Take the case of Fried, Frank, Harris, Shriver & Jacobson. The firm let individual attorneys know they should start looking for new jobs during performance reviews staggered throughout November. “Everyone had a nervous twitch for three days,” says one associate who is still with the firm. Besides setting associates’ nerves on edge, the use of the performance reviews angered associates, who said it appeared to make performance, rather than the economy, as the reason for the cuts. “In [firm leaders’] minds, it wasn’t layoffs. It was just a regular process. They didn’t ‘do layoffs,’ ” says one associate. Says another: “Ninety percent of our profession is guarding secrets for people. When you try to translate that into management, it doesn’t quite work out.”

Fried Frank’s layoff composite score placed it at number 82 among 92 firms. But associates said the firm did a better job with layoffs that were announced in late March, after some respondents had already filled out our associate survey. In that cutback, the firm laid off 41 associates, in a single move characterized in a firmwide memo as an attempt to “respond responsibly to the current environment.” Associates said they appreciated that the move was handled more transparently by management and that their colleagues weren’t tarred as poor performers. It was, said one Fried Frank midlevel, a “marked improvement.”

At some firms, associates had little expectation that the firm would communicate clearly about its decisions. “We don’t have an open disclosure policy,” says one associate at Snell & Wilmer, a firm where 21 associates responded that the firm conducted layoffs and 29 said the firm did not. “Even equity partners are [only] given information on a need-to-know basis.” Although some junior associates quietly left the firm, Snell associates contacted for this story disagreed about whether the departures were for economic or performance reasons. It’s a guessing game, they say, because partners maintain that personnel matters are private, even when asked directly. “I guess obfuscation is better than flat-out lying,” says one associate.

Snell chairman John Bouma says that associate attrition this year matches that of prior years. “We haven’t had layoffs among the associates, and we don’t anticipate layoffs among the associates,” Bouma says. He attributes associates’ differing opinions on whether the firm has had layoffs to “the old business about the glass either being half-full or half-empty,” adding that “some people are cynics.”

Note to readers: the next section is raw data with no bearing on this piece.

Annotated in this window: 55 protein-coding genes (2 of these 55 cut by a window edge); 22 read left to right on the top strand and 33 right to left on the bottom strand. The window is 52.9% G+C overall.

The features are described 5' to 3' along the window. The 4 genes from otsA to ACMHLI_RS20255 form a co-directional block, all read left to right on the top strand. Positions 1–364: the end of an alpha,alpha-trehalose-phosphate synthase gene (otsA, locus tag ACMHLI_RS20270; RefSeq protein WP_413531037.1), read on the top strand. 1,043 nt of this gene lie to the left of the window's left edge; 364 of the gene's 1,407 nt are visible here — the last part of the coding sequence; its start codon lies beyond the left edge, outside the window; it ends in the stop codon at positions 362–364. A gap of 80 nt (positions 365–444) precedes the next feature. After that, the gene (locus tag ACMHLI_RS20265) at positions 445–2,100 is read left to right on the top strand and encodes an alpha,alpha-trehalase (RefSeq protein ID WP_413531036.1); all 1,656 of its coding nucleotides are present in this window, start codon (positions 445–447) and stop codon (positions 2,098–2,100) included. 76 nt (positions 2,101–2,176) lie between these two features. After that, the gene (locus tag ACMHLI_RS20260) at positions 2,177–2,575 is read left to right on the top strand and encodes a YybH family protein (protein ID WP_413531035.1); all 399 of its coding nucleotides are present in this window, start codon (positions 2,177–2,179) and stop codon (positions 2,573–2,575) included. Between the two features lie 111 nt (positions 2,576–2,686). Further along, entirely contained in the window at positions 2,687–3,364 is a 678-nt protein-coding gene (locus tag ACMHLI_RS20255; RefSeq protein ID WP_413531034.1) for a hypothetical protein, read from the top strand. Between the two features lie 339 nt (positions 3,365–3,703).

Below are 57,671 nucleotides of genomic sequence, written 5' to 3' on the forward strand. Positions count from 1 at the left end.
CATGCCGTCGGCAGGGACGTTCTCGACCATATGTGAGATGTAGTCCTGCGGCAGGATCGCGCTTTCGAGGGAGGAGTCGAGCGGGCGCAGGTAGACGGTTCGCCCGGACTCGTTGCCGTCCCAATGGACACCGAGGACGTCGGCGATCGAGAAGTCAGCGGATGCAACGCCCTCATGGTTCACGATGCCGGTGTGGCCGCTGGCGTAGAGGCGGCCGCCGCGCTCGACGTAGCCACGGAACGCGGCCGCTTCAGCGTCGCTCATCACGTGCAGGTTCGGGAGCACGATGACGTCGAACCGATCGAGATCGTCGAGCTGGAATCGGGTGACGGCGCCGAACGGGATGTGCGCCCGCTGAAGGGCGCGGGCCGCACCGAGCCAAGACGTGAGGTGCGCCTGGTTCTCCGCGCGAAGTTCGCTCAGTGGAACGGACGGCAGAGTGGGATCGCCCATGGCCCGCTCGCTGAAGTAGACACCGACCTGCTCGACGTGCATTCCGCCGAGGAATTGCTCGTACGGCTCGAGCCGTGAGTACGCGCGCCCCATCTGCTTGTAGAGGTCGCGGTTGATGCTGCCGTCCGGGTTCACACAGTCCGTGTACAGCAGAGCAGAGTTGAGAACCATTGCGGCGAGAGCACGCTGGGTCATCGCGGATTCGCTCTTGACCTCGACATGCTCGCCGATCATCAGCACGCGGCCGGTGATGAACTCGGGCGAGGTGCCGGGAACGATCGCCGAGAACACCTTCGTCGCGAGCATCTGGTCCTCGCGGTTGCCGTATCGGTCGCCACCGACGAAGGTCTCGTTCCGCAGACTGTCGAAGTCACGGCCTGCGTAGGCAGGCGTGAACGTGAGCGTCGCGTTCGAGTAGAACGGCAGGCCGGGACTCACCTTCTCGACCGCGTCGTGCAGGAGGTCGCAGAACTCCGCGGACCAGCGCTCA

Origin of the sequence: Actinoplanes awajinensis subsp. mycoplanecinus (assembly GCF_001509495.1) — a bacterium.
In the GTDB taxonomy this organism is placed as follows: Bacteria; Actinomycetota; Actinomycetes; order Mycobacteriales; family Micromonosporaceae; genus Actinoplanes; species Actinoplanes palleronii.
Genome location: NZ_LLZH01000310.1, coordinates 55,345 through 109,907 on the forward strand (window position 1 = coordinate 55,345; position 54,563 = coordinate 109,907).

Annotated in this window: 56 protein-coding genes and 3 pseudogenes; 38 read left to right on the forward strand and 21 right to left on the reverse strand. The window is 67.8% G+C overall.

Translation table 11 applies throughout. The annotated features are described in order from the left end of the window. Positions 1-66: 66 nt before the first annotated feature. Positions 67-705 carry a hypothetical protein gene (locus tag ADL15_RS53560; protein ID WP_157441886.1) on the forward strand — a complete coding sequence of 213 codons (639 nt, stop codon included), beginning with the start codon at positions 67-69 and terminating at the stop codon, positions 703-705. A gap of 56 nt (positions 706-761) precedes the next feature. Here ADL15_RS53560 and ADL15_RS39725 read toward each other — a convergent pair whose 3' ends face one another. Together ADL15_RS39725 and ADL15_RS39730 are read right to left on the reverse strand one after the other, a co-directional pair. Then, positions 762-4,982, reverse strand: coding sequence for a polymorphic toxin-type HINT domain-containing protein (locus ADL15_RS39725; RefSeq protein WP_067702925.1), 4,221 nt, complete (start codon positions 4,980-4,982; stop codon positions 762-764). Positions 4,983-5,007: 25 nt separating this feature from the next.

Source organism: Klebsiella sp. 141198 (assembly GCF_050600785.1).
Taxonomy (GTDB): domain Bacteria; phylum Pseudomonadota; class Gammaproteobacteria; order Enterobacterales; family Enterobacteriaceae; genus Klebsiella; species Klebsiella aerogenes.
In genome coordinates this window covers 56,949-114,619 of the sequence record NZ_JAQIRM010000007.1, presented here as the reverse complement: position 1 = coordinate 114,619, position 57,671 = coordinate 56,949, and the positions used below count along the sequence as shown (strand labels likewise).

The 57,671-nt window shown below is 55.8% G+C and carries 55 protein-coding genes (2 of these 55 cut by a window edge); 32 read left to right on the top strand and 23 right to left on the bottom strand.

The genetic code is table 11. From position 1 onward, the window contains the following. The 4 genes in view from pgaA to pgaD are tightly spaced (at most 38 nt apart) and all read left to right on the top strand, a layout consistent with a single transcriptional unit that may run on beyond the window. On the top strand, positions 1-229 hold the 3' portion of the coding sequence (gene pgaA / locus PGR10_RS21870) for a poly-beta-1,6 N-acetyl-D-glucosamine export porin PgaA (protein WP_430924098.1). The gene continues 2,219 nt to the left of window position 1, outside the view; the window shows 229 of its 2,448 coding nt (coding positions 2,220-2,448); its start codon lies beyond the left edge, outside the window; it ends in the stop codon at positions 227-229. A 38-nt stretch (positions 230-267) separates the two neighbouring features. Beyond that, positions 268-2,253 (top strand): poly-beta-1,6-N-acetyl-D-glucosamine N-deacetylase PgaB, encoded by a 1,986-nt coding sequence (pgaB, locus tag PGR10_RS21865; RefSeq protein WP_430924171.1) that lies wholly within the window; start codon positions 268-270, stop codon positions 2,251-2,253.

Even the cynics among Snell associates say that the firm has been more transparent than usual in the past six months. Firm management has gone so far as to set up an anonymous online system for associates to ask questions of firm leaders — though some associates hold the claims to anonymity to be dubious. (“I guess paranoia reigns [at] some places,” Bouma responds to those doubts.) Leaders also have been holding more frequent associate roundtables to explain the firm’s approach to the economy, including an open round of staff layoffs.

Despite the complaints, this generation of midlevels knows that it has benefited from the boom and bust of big-firm economics. They lived it up during the bubble years, and now they’re seeing the downside. One Fried Frank associate recalled receiving two notices of raises during the industry-wide salary bumps in the summer of 2006 — all before billing “a second” of time for the firm. Says this associate: “I would just like to see the firm leadership be more transparent about thinking through things, because it’s comforting to people, and that’s what you should do when you are responsible for people’s lives.” Besides, the associate says, “it doesn’t cost anything.”

Several associates compared their industry’s economic cycle to that of the real estate sector. Just as real estate was overvalued, they say, many firms paid inflated prices for talent, resulting in the wave of salary freezes and layoffs sweeping the country. One Shearman & Sterling associate remembers the firm raising bonuses to meet market rates a couple of years ago. “I remember thinking at the time, ‘I’m not going to see a labor market like this in my profession again,'” this associate says.

The shift is having some unintended consequences. As some midlevels start to think strategically about their own practices, they’re doing so with a sense of independence that might unnerve some partners. “I’m much more focused on ensuring that I build my personal brand with clients,” says one Cooley Godward Kronish associate. As partners look out for their economic interests, can associates be blamed for doing the same?